The impact of co-infection versus mono-infection was evoked in 38 studies, which represented a total of 458 patients. For 359 (78.4%) of them, co-infection had no impact on the symptoms. It mainly corresponded to an isolated seropositivity for one or the other microorganisms. These patients were mainly included in the study by Velušček et al. [37], which provided 240 TBE patients with a B. burgdorferi s.l. seropositivity.
Symptoms’ addition was found in 104 patients (21.6%) and corresponded to the co-occurrence of an EM and a HGA in 73 patients who had both EM and high fever and biological abnormalities potentially linked to HGA. The co-occurrence of TBE and EM was also found in 15 patients. Finally, co-occurrence of TBE and neuroborreliosis was found to be clinically distinct in six patients.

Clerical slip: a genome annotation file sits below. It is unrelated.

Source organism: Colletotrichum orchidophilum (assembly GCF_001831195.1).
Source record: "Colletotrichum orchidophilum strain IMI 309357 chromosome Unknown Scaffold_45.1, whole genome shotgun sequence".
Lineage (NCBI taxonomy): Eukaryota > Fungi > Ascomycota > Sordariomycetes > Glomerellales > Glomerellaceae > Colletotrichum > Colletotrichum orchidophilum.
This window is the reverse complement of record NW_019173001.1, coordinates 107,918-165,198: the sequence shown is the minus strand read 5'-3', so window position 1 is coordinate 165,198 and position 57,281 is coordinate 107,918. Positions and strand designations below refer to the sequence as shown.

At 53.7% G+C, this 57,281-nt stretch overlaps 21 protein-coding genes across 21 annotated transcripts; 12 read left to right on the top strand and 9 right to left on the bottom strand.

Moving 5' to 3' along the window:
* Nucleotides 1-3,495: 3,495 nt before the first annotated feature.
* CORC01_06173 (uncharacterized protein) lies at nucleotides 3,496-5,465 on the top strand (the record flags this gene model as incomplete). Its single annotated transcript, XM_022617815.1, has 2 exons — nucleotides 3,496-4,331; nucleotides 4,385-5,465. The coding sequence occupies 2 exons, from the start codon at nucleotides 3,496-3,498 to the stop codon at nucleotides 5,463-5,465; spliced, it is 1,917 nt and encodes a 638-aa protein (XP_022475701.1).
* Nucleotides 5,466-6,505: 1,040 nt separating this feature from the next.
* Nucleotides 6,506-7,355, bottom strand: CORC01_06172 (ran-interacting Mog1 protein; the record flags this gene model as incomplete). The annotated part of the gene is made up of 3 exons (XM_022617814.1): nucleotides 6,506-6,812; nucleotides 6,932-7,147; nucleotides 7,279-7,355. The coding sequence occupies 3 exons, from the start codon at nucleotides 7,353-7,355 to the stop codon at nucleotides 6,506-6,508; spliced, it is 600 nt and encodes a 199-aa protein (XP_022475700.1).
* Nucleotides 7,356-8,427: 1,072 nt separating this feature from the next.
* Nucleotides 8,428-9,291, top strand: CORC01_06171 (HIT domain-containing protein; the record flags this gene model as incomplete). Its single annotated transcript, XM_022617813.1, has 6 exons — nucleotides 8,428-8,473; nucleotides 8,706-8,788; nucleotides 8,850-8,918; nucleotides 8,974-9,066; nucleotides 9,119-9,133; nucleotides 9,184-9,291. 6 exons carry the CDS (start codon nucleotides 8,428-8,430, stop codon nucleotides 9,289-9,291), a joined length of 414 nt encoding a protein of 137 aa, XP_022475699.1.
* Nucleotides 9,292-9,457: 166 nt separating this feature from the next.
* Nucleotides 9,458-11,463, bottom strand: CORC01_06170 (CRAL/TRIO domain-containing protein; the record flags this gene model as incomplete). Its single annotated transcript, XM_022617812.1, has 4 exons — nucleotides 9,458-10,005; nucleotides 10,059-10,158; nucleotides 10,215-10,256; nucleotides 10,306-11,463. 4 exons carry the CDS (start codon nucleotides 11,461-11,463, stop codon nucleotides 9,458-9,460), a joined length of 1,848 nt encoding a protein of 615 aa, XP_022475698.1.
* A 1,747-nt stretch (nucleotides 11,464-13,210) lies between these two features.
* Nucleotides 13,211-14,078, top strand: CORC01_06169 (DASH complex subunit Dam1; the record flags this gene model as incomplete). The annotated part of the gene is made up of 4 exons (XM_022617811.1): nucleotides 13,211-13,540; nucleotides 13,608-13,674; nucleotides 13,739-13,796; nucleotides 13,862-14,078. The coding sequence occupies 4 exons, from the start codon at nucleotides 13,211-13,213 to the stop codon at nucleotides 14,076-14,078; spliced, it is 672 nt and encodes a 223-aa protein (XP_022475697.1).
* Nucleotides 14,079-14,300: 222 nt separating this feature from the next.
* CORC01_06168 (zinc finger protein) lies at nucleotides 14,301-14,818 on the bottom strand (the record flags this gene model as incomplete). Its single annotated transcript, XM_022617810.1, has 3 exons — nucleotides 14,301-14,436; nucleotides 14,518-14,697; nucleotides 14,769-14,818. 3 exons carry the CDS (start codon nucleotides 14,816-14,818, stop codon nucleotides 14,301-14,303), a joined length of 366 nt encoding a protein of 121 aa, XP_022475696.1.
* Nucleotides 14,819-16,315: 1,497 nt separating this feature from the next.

2.7. Treatment

Patient treatment was not reported in 18 reviewed studies representing 188 patients. A total of 109 patients did not receive any etiological treatment. The latter were almost exclusively from a single study on TBE by Velušček et al. [37], in which the diagnosis of active B. burgdorferi s.l. was not retained for all patients.
Due to its versatility, doxycycline was the most prescribed molecule in 31 studies, especially against A. phagocytophilum and B. burgdorferi s.l. For babesiosis suspicion, specific anti-Babesia treatment was administered. Beta-lactams were prescribed alone or with anti-Babesia drugs in 21 studies.

2.8. Outcome